Gruff Rhys releases his new solo album, American Interior, this week. The album – which is also accompanied by a documentary and an app – retraces the steps of 18th-century Welsh explorer John Evans, who walked part of the way across North America looking for a lost tribe of ‘Welsh Indians’, before joining up with the Spanish army and helping to chart the continent.
“It’s so far-fetched he might as well have been a Welsh prince who went to Mars in 1969 and stayed and had loads of kids,” Rhys says. “John Evans put his life on the line chasing mythology, a fantasy.”
As part of his site takeover this week, Gruff talks us through his three favourite travel/topographical albums...
1. A Tribe Called Quest - People's Instinctive Travels and the Paths of Rhythm
This 1990 masterpiece is very much a travel album. It has all the hallmarks and some of the pitfalls of a life on the road: the single 'I Left my wallet in El Segundo' is a case in point. The advice lyric 'I don't eat no ham'n'eggs cuz they're high in cholesterol' in the classic cut 'Ham'n'eggs' is another highly unusual call and response rhyme - but again paints a true picture of the perils of a road life spent in diners.
Over the course of the album we visit Lucien in Paris and traverse around the world of music with a zillion samples of classic sixties and seventies rock and soul albums. It's always optimistic and wide eyed - the best way to travel.
I was talking to my friend Ben the other day about how this is my favorite Tribe album - (most people seem to prefer The Low End Theory?) - but I learned so much about music through this record - The songs are great and it's one of those albums that drags you into a different universe and world view and changes you for the better.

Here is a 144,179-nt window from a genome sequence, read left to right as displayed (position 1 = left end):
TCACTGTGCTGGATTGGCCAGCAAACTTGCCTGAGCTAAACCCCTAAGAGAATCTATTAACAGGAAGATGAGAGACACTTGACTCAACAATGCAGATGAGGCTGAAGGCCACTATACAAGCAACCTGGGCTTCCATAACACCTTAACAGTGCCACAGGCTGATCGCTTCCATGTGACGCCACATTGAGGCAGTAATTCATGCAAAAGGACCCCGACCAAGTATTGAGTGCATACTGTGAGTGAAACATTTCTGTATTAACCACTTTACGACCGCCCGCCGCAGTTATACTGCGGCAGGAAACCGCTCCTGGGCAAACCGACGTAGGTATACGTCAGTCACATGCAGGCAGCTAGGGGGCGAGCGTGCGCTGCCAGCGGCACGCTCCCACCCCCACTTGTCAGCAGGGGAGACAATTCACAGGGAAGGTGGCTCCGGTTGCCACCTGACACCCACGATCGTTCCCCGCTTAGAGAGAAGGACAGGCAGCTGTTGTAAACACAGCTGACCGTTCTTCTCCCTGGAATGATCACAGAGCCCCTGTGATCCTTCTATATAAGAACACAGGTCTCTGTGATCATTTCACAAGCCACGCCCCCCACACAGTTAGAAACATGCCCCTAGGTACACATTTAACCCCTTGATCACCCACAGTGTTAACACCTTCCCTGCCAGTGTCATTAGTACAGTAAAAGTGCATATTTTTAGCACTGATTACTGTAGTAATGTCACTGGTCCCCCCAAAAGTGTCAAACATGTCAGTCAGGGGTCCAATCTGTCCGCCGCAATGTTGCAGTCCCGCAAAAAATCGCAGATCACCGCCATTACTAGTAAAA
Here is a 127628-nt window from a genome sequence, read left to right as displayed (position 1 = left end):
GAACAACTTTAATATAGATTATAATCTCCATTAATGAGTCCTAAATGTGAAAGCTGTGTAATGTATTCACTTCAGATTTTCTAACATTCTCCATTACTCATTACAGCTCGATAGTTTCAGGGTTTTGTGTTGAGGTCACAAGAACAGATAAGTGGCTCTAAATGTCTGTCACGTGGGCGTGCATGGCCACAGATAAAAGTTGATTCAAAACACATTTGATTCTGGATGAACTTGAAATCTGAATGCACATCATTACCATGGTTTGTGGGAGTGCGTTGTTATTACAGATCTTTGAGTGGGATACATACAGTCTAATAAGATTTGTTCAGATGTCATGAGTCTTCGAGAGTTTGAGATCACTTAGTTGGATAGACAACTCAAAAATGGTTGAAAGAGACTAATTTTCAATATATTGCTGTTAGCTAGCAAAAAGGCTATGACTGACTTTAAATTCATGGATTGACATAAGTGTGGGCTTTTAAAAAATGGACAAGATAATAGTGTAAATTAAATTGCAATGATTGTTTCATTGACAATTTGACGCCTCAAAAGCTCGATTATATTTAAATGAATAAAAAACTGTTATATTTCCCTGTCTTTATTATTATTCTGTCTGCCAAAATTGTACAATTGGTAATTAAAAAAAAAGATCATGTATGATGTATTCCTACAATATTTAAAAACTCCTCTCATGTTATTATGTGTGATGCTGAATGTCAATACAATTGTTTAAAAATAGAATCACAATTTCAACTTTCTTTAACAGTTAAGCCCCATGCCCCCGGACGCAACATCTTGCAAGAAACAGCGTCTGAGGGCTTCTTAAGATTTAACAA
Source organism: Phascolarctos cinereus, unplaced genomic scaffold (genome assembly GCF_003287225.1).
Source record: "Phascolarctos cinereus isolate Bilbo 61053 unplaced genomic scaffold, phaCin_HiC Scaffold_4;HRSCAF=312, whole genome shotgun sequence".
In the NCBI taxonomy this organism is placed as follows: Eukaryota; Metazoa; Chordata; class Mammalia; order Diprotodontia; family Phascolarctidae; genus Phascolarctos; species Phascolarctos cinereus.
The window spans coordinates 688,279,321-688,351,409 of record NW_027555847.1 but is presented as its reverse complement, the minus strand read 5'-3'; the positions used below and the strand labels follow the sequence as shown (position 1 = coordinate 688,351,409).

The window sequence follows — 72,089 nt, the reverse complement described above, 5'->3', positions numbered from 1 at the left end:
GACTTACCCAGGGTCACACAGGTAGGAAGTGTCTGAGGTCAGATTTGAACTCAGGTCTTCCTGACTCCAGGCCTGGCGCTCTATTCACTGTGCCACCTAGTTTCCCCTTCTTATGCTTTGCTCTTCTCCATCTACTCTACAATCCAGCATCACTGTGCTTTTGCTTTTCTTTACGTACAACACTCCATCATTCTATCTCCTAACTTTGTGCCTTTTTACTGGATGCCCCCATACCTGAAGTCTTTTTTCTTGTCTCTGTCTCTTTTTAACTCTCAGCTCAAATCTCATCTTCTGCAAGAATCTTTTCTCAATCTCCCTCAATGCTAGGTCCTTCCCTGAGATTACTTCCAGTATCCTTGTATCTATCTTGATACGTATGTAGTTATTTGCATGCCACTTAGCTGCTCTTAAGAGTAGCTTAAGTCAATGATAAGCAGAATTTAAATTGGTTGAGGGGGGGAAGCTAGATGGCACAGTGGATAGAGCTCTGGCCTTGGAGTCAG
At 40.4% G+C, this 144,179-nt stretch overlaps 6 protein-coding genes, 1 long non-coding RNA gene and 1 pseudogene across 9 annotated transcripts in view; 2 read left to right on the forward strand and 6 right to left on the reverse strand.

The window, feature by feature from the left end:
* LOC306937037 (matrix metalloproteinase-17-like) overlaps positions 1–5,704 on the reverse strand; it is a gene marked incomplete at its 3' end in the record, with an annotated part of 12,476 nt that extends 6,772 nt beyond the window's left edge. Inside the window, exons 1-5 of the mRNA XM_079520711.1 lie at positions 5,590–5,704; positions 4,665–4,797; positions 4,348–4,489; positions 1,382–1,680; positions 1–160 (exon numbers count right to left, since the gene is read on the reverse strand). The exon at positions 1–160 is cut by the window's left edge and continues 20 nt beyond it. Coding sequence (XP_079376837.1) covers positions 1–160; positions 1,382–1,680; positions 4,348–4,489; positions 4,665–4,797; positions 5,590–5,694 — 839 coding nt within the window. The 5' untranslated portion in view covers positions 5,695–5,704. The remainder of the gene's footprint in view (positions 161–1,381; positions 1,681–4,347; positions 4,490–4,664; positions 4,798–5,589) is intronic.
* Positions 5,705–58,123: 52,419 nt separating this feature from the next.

2. The Fantastic Expedition of Dillard & Clark
This well known 1968 album is a pun on the fantastic expedition of Lewis and Clark, the famous leaders of the USA's 'Corps of Discovery' who were the first east coast Americans to successfully negotiate the north west passage to the Pacific Ocean in the early 19th century. Of course this ties in beautifully to the John Evans story featured in American Interior - Lewis and Clark used the maps he created between 1795-7 (whilst searching for a mythical tribe of Welsh speaking First Nation Americans) for the first year of their expedition.
There's a keen sense of the rhythm of exploration on this fantastic record. Dillard's peerless banjo picking could easily power a steam boat up the Missouri River and Clark's melancholic musings on songs like 'Train Leaves Here This Morning' give a clear sense of long distance travel and loss. Meanwhile a team of proto Country Rock greats including Bernie Leadon, Sneaky Pete and Chris Hillman play away busily in the background, setting the benchmark for the mellow mountain sound that would dominate the airwaves the world over in the following years.
3. Jimmie Haskell - California 99
This 1971 album by Hollywood arranger Jimmie Haskell is a rare case of the Topographical Album.
It reimagines a future sovereign state of California in the wake of a catastrophic earthquake along the San Andreas fault - creating a gigantic inland lagoon where most of So-Cal sits today.
If you're a Mapster that's into Maps - then this is the record for you - and from that perspective this has the greatest sleeve ever made. (Folds out into a giant map of said post apocalypse America).
For heritage rock completists: this record features a cover of the Band's 'The Night They Drove Old Dixie Down' and Joe Walsh ( who would soon be joining the Eagles) features heavily on a couple of tunes.
Generally though, Approach with caution - even though it's a fun record and a bold attempt at a new musical micro-genre, it also has the faint unwelcome smell of the rock opera.
American Interior is out this week via Turnstile.